ONTARIO - The Inland Empire just got a little closer to Hawaii, as the first nonstop flight from Ontario International Airport to Honolulu since 2004 took off Friday.
Officials hope the one flight offered each day by ATA Airlines will be another step toward turning ONT into a destination airport for Southern California travelers.
``We're thrilled to have ATA in town with us,'' said Ontario Mayor Paul Leon. ``We can't wait to see these flights full, and we can't wait to see (the airline) add more.''
ATA will be codesharing with Southwest Airlines, meaning the flights can be booked through either airline and will operate out of Southwest's gates.
``We expect this to be a very profitable venture for both of them,'' said Kim Ellis, the airport's acting manager. Southwest is ONT's largest carrier.
Hawaiian Airlines once operated daily, nonstop service from ONT to Maui, beginning in 2002. But the flights were stopped more than two years ago due to low demand.
Since then, airlines including Southwest, America West and US Airways have flown from ONT to Hawaii. But those flights were not direct, and included stops in Denver, Oakland, Phoenix or elsewhere.
For the inaugural flight, which departed at 7:05 a.m., the airport offered passengers breakfast as well as seashell necklaces and flip-flops emblazoned with the logo of Los Angeles World Airports.
Among the travelers were Bob and Alicia Wood, who heard about the new service through an e-mail from the airline.
The promotional fare offered was so inexpensive, Alicia Wood said, that she and her husband decided to book a three-day jaunt to Oahu.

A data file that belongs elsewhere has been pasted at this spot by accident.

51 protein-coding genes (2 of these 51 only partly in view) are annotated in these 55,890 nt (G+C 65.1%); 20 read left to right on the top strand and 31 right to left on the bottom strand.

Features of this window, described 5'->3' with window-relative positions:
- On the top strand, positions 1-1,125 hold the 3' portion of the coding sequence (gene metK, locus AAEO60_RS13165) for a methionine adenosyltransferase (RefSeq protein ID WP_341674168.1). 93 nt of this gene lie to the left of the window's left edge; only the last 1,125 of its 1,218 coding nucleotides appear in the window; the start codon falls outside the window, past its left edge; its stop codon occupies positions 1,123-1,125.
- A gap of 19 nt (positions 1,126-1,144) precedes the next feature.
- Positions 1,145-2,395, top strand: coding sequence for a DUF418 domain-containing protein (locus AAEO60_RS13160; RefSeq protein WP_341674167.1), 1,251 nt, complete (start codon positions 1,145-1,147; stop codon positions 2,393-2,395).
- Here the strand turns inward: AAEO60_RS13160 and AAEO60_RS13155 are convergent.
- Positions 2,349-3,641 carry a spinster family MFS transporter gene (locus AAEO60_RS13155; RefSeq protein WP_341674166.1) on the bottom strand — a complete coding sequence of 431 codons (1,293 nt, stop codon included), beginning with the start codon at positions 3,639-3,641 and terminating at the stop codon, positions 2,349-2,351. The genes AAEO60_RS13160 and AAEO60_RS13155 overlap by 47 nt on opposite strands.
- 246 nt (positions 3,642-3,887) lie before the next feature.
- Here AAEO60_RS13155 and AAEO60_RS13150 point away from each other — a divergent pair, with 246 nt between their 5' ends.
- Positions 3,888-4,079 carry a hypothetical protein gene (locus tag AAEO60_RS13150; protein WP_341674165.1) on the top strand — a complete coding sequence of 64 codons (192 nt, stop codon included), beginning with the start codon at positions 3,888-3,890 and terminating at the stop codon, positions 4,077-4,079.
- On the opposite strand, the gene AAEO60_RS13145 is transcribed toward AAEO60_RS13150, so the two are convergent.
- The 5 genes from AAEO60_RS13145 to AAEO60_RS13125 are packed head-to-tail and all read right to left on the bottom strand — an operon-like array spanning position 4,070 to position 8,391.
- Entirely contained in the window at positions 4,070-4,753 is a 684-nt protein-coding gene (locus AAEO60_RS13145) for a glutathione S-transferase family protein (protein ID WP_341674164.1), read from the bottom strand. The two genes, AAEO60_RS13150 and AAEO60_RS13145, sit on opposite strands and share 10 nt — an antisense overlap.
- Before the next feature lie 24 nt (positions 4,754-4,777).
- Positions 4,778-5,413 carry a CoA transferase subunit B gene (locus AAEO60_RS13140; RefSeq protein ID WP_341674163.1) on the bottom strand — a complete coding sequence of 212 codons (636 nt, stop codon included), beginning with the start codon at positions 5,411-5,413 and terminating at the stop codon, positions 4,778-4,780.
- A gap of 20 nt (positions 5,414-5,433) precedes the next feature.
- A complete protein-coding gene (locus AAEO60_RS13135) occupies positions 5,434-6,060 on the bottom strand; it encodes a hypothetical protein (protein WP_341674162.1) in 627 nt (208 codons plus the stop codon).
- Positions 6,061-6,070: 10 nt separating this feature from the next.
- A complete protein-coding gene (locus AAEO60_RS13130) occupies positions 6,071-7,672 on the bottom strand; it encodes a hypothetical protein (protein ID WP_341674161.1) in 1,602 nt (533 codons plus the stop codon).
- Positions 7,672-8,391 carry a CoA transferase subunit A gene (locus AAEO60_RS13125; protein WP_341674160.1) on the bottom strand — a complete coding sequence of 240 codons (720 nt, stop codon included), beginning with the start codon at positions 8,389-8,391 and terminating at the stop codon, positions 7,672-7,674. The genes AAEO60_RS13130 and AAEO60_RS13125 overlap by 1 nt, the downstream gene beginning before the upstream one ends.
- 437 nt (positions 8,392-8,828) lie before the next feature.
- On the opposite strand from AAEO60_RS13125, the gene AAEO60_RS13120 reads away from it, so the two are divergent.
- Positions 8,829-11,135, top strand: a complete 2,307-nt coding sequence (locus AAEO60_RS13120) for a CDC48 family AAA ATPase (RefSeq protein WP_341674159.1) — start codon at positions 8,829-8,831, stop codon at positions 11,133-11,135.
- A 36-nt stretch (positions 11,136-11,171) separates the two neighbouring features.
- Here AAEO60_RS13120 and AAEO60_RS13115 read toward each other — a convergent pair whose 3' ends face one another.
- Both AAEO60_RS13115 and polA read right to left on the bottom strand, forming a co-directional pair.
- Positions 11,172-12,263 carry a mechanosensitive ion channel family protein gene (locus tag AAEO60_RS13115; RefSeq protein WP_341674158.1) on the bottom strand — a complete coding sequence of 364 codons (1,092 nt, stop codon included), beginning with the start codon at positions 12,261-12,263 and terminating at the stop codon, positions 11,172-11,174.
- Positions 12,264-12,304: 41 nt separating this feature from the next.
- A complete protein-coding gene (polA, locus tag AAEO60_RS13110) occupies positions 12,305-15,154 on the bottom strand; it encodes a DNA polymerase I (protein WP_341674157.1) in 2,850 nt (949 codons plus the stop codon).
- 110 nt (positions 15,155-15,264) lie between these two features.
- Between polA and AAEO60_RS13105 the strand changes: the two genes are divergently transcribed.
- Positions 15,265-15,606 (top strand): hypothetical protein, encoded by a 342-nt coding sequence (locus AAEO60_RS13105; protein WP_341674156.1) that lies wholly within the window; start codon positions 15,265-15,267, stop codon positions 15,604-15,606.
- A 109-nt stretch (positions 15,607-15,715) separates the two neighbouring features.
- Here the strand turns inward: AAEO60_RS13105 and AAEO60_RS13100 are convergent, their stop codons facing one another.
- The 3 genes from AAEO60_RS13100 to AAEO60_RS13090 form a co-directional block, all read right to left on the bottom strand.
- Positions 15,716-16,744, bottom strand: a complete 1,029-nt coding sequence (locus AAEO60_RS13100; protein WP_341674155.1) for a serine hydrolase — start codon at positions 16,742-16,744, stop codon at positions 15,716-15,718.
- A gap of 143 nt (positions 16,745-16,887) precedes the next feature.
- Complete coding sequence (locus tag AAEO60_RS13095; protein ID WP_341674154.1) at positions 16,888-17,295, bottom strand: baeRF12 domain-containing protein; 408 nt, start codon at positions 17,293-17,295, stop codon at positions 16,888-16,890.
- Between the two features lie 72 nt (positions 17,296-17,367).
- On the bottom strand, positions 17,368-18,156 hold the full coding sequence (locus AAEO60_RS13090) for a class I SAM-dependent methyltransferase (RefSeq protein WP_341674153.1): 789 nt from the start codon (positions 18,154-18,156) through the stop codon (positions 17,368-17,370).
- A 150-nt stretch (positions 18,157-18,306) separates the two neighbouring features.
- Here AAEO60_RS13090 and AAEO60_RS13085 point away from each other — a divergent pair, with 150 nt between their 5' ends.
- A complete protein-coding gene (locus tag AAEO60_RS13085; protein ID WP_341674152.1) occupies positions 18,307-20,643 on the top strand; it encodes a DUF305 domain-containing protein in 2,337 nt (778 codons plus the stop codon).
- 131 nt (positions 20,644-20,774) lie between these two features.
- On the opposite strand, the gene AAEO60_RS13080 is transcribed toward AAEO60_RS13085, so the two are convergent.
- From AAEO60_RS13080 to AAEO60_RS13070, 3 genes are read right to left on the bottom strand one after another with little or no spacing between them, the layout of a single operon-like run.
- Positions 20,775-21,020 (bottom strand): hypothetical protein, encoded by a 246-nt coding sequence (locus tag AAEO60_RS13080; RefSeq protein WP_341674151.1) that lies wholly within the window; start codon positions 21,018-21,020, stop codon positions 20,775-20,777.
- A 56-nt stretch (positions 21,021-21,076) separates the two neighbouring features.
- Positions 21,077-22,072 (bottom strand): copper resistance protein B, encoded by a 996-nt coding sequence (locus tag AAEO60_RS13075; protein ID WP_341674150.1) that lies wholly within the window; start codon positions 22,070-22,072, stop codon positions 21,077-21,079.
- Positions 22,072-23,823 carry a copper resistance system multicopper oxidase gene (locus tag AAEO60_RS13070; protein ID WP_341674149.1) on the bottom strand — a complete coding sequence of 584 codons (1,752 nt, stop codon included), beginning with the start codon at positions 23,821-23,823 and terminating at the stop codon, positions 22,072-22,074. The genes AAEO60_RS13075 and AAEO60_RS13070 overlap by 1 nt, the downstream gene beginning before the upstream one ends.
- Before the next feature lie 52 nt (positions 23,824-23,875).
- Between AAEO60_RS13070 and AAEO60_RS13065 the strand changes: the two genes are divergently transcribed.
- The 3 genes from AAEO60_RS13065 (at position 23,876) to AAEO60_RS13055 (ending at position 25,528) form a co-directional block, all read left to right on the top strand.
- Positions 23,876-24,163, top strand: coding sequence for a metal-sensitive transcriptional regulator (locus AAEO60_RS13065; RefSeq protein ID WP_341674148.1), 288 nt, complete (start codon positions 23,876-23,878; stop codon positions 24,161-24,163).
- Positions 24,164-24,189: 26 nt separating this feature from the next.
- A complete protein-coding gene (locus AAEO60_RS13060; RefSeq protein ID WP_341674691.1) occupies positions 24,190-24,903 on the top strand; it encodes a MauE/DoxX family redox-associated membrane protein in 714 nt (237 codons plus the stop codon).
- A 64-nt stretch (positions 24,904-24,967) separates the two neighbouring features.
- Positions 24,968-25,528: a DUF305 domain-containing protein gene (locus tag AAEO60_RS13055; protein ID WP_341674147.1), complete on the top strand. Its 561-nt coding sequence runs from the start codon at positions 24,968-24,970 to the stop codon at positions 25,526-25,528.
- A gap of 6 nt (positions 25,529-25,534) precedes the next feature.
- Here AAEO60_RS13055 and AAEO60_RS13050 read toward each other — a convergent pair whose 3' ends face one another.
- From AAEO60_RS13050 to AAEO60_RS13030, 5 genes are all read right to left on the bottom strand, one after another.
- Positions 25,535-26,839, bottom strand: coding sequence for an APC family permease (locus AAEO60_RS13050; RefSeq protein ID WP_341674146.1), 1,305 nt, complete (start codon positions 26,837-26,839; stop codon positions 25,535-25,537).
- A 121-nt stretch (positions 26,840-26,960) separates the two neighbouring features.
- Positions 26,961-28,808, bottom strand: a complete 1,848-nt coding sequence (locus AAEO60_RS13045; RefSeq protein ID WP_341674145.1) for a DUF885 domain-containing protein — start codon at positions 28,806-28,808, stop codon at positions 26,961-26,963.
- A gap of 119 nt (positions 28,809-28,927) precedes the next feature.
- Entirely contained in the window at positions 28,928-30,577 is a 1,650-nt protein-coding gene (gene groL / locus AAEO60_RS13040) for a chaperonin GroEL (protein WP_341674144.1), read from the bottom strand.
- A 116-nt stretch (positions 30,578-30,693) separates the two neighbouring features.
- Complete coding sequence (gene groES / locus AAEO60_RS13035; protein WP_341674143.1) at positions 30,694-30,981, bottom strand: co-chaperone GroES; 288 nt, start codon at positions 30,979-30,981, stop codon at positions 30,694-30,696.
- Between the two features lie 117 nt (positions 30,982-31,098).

``We've never flown ATA before, but my mother has,'' she said. ``She loved it.''
Several new flights have been added at ONT in recent months, including service to cities in Mexico by airlines Azteca and Aeromexico. Also, shipping company UPS has added more flights to China.
That's a turnaround from the first few years after the 2001 terrorist attacks, when airlines canceled flights from ONT to Denver, San Francisco, New York City and Hermosillo, Mexico.
Since then, passenger traffic at ONT has set records, surpassing 7.2 million travelers last year. Regional planners hope the airport will one day be the second-busiest in Southern California, serving 30 million passengers by the year 2030.
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Two years after Hawaiian Airlines left Ontario International Airport, another airline plans to restore service to the resort islands.
Though 2005 was a record-setting year for Ontario International Airport, the air field still lags behind others in Southern California in its pace of growth.
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